David L. Clark, PhD

clark Professor of English and Cultural Studies
Location: Chester New Hall, Room 210
Phone: 905 525 9140 ext. 23737
Web Site:http://www.humanities.mcmaster.ca/~dclark/


  • Research
  • Profile

Critical theory, Romantic literature and culture, German idealism, Post-Enlightenment Philosophy, Queer Theory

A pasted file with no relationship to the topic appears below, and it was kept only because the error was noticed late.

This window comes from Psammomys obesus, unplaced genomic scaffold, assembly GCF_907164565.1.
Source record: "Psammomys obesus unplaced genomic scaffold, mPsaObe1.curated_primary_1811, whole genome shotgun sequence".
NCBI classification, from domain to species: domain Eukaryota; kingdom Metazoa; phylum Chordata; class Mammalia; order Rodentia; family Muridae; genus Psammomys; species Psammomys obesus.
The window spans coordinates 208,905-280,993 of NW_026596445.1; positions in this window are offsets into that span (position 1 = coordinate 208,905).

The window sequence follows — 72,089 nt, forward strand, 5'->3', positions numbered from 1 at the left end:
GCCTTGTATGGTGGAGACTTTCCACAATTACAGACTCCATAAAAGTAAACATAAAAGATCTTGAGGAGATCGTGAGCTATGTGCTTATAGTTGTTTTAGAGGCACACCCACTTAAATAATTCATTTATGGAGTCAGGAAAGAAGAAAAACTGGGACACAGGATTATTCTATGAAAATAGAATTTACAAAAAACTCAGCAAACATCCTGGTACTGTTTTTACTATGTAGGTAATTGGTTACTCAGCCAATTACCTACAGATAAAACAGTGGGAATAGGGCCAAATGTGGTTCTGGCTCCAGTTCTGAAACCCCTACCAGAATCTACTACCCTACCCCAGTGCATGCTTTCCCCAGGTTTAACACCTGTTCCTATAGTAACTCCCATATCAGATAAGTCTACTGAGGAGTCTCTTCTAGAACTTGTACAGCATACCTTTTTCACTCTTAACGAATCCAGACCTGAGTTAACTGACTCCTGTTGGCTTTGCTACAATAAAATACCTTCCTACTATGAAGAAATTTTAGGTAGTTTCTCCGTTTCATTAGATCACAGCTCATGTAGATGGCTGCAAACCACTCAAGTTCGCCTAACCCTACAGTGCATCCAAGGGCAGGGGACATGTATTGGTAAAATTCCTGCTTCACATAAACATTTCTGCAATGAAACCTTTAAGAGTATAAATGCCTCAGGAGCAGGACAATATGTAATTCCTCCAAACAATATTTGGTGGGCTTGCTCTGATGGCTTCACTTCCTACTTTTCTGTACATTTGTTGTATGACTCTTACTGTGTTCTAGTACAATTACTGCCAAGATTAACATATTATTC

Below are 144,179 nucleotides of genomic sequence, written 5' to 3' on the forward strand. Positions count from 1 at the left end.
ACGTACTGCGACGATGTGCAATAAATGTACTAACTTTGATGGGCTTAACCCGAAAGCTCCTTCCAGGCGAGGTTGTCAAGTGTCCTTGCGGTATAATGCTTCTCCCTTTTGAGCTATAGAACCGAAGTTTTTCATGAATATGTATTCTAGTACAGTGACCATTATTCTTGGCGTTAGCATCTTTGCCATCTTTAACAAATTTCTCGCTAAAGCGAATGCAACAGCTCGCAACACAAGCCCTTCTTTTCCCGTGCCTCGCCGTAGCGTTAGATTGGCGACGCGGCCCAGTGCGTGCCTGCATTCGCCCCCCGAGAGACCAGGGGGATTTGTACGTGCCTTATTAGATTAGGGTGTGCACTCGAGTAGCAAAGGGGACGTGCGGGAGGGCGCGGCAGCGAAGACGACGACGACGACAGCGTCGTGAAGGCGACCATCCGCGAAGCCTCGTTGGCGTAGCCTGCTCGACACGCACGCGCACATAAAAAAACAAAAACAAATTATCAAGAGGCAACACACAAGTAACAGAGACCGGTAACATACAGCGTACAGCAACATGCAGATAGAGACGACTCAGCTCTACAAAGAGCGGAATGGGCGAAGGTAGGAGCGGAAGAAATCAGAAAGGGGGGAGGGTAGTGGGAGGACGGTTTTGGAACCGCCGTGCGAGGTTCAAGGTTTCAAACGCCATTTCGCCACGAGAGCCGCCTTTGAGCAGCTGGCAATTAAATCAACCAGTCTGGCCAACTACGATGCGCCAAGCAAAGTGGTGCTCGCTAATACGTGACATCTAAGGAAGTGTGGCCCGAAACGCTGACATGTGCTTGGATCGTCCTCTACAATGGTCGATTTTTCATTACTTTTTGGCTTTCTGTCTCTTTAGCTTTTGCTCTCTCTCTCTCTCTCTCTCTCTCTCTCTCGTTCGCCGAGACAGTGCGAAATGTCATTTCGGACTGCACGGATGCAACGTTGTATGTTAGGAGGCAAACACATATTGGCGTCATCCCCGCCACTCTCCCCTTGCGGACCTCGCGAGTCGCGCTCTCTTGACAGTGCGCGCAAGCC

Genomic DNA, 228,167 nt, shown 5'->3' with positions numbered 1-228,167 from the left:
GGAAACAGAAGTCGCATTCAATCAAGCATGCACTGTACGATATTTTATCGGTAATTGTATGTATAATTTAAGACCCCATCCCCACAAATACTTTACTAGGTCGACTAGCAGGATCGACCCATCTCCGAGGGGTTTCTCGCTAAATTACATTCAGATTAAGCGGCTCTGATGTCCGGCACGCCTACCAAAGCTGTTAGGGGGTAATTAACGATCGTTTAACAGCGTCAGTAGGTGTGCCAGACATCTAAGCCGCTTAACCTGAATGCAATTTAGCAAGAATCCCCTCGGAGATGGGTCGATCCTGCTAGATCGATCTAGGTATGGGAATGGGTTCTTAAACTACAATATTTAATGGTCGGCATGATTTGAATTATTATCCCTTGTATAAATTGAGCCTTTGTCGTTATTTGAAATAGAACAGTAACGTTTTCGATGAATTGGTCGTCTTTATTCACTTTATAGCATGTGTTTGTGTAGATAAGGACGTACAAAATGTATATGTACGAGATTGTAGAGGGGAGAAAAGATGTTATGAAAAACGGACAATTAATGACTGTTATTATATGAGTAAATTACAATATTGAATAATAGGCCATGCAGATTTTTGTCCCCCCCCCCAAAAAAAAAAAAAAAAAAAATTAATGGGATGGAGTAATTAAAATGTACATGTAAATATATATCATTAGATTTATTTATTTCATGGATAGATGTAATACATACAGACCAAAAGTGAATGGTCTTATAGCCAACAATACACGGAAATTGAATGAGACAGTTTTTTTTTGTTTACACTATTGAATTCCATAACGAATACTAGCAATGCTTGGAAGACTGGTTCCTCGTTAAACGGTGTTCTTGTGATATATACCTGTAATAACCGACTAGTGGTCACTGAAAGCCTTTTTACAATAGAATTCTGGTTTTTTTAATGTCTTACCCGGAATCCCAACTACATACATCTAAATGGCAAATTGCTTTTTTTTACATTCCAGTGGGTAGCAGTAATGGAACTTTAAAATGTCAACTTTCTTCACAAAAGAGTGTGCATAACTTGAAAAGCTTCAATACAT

David L. Clark's research work began with the poetry and designs of the radical English visionary William Blake and with the intersection of contemporary critical theory, post-Enlightenment philosophy, and Romantic literary practice. Contemporary critical theory remains a principle concern, especially the later work of Jacques Derrida. Although he still considers himself an active Romanticist, his focus has shifted towards symptomatic readings of late eighteenth- and early nineteenth-century philosophy, notably the writings of Immanuel Kant and Friedrich Schelling. Engaging philosophical texts as sites of conflicted desire, disavowal, and self-difference, his research and teaching addresses the complex imbrication of rhetoric and culture that quickens Kantian and post-Kantian thought, and in particular dwells upon the cultural excesses and conceptual remainders that trouble philosophical and theoretical narratives. His current project on Kant explores the bodies and pleasures haunting the philosopher's last published writings, while his work on Schelling discusses the unsettling role that resistant negativities play in the mourning work of German idealism. Other research foci include: philosophical articulations of animality and responsibility in Levinas, Kant, Derrida, and Heidegger; the rhetoric of "drugs" and "addiction" in Heidegger, Kant, de Quincey, and Schelling; the question of extraordinary forms of embodiment; the meanings of queer theory after the work of Eve Kosofsky Sedgwick. At the undergraduate and graduate level he primarily teaches courses in critical theory. For several years he has also offered courses (in both the Department of English, and, with Dr. Roy Cain, in the Health Studies Program) on the discourses of HIV / AIDS--a topic about which he has also supervised several undergraduate and graduate theses. A founding member of the Plurality and Alterity interdisciplinary research group (1991-7), he has twice been Visiting Professor at the Centre for the Study of Theory and Criticism (University of Western Ontario). He is co-editor of and contributor to New Romanticisms: Theory and Critical Practice (1994), Intersections: Nineteenth-Century Philosophy and Contemporary Theory (1995), and Regarding Sedgwick: Essays on Queer Culture and Critical Theory (2002).